There is a duality present in Scary Stories, a new documentary by first time filmmaker Cody Meirick about the popular series of children’s books Scary Stories to Tell in the Dark.
When one digs deep into the history of the books, however, that duality seems both reasonable and necessary. Few books, after all, have been both lauded and contested quite like those three little volumes written by Alvin Schwartz with haunting illustrations by Stephen Gammell.
So, to tell his story, Meirick approaches it from both angles.
On one side, we are introduced to the artists, musicians, and horror fans who have been inspired by Schwartz’s books. For many, it was their first introduction to things that go bump in the night, and they have gone on to create everything from still images and sculptures to entire musical compositions based on the stories that chilled them as children.
On the other, we meet the mothers and fathers who found fault in the books and asked for them to be removed from library shelves, and possibly more importantly the teachers, librarians, and staff who fought to keep them there.
In the center is the man, himself. Though Schwartz died in 1992, his son Peter is on hand to speak about his father and their sometimes strained relationship.
What emerges is a portrait of a complicated man who curated a selection of timeless scary stories and whose life and work affected generations.
Peppered throughout the film is archival footage of actual school board meetings that took place over the years where emotional parents spoke about what they considered books that were far too dark for young children.
One mother in particular, Sandy Vandenbeurg was particularly vocal in her resistance to the books, and remains a critic to this day insisting that she never wanted the books banned, but she did want them out of reach for children under the age of eleven.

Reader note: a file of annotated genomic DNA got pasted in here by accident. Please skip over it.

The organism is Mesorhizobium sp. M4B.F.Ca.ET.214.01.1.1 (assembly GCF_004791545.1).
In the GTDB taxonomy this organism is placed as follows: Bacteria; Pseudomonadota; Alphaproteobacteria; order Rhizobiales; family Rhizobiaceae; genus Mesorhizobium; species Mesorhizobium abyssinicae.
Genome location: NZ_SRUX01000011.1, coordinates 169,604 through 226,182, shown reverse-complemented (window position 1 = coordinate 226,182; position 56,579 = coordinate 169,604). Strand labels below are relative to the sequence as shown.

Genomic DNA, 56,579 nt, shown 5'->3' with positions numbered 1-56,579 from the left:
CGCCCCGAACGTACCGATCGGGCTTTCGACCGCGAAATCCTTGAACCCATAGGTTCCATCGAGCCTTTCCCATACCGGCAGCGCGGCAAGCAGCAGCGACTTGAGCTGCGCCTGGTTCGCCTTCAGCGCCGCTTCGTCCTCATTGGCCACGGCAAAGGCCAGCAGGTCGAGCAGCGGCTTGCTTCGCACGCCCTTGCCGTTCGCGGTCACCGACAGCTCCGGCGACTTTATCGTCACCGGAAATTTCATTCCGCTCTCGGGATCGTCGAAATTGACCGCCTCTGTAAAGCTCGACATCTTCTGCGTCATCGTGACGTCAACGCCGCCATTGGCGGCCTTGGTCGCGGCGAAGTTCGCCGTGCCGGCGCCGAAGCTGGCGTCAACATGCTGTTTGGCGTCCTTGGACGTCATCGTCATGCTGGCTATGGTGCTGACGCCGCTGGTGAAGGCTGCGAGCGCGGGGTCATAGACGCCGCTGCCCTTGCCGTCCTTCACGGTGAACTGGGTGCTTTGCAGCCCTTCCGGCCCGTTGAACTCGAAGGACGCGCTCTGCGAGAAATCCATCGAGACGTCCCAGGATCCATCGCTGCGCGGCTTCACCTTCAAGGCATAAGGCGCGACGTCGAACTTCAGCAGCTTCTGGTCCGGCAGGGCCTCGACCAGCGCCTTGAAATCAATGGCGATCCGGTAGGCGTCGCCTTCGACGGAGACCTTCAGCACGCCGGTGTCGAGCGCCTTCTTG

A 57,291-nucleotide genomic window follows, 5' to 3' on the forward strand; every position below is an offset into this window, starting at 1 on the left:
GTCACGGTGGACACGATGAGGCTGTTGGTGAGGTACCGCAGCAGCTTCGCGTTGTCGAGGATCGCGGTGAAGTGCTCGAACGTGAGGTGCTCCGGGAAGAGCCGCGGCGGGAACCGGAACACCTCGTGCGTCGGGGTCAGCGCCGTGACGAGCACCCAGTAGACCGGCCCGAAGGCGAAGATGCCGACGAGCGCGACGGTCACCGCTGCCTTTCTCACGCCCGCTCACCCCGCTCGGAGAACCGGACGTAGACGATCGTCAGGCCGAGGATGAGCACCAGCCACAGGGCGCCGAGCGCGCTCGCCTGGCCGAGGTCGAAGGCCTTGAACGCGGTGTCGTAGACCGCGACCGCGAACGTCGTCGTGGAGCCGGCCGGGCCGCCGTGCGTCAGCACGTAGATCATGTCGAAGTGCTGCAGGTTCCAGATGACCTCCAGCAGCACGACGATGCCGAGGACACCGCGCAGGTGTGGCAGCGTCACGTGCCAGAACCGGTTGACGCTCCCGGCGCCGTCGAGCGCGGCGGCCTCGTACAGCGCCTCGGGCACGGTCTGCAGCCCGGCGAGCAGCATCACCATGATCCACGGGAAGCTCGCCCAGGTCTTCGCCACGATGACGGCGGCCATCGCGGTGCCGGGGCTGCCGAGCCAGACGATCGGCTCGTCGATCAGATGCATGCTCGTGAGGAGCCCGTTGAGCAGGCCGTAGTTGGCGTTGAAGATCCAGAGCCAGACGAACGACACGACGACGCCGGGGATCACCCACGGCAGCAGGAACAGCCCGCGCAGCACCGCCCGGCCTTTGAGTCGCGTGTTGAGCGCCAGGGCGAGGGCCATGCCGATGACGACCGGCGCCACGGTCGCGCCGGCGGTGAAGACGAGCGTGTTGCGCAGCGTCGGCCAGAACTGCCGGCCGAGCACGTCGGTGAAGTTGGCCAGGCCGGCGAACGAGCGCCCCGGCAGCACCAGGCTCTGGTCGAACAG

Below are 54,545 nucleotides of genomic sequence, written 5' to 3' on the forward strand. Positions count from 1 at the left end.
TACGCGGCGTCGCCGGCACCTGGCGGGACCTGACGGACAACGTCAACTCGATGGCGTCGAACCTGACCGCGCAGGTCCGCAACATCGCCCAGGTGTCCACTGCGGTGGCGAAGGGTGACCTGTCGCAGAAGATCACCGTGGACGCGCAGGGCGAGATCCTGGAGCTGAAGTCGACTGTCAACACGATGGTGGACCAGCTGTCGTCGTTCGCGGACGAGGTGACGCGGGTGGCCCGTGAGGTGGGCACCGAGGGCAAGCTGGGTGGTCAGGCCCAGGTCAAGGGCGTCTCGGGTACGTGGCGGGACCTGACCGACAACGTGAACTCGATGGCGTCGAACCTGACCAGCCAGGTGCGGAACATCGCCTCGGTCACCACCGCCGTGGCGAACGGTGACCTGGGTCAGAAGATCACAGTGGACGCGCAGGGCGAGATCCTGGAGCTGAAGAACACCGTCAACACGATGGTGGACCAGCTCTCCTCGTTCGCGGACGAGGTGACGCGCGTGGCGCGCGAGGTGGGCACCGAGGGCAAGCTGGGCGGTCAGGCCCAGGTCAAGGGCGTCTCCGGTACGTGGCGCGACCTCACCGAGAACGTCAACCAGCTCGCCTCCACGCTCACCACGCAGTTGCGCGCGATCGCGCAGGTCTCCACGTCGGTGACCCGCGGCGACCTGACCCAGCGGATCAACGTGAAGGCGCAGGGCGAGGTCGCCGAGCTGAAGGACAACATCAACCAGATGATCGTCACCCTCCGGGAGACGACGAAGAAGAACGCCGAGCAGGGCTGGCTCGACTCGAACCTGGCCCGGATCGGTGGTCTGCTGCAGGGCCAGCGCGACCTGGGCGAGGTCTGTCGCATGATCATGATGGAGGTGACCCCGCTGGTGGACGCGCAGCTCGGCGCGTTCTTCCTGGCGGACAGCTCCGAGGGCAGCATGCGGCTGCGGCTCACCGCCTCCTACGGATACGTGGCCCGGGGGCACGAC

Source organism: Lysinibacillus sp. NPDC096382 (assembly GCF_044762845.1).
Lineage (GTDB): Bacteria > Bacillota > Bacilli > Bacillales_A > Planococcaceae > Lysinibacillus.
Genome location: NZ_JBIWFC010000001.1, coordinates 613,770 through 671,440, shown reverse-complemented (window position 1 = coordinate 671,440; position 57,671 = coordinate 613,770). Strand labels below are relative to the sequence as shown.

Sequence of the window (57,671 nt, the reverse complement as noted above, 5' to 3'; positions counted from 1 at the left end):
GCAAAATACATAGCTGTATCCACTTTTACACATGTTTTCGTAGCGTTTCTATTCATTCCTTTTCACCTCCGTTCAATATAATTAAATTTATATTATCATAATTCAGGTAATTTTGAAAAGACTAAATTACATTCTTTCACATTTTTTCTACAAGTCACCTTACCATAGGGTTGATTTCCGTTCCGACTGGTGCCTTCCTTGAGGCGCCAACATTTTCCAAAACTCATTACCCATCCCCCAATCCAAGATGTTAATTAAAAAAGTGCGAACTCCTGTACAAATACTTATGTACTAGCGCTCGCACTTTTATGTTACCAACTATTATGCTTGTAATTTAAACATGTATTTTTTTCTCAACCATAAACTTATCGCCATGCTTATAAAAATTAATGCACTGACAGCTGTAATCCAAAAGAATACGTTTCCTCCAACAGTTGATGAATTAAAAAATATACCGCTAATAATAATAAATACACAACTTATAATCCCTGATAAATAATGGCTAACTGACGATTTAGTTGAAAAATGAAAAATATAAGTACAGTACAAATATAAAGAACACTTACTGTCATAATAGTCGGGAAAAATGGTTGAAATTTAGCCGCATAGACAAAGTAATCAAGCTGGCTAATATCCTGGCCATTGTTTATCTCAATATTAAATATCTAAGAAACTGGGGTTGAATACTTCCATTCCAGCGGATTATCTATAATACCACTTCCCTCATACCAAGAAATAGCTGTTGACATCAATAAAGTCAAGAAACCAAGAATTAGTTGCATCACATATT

Vandenbeurg never had a chance to ask Schwartz, himself, if he thought the books were age appropriate so Meirick arranged a meeting between her and Peter Schwartz to discuss the topic. It’s a compelling moment in the film and one that Meirick handles very well.
“I do no want to blame all of this violence on him,” she says, “but it’s like he made it okay.”
But for every detractor, every concerned parent, everyone who condemned the books, there were many more who lauded them for their style, artwork, and storytelling.
R.L. Stine, in particular, points to Schwartz’s books as not only inspiration but also as trailblazers for his own series of Goosebumps books.
Others like Professor Gary Fine, who aided Schwartz in his storytelling quest, remind the audience that none of the stories were simply made up by Schwartz. Rather, he spent hours poring through tomes of folklore from around the globe and brought those classic stories into the 20th century and beyond.
Another brilliant move by Meirick was bringing in animator Shane Hunt to create animated segments during the documentary. Hunt’s work beautifully echoes the haunting imagery Gammell created for the original books, and brings them to life to enhance those classic nightmarish visions.
Do we understand more about the enigmatic author by the end of the Scary Stories? Absolutely.
Is it satisfying? You bet.
But even more importantly Meirick’s own storytelling in the documentary reminds of the sheer joy many of us experienced when we first cracked open a copy of Scary Stories to Tell in the Dark when we were kids and the chills ran up our spines from those stories and illustrations for the first time.
Perhaps it’s time to pull out those old copies, dust them off, and experience them all over again.
Scary Stories opened this weekend in select theaters across the US and will hit VOD demand on May 7, 2019. It is scheduled for DVD release on July 16, 2019. Check out the trailer below!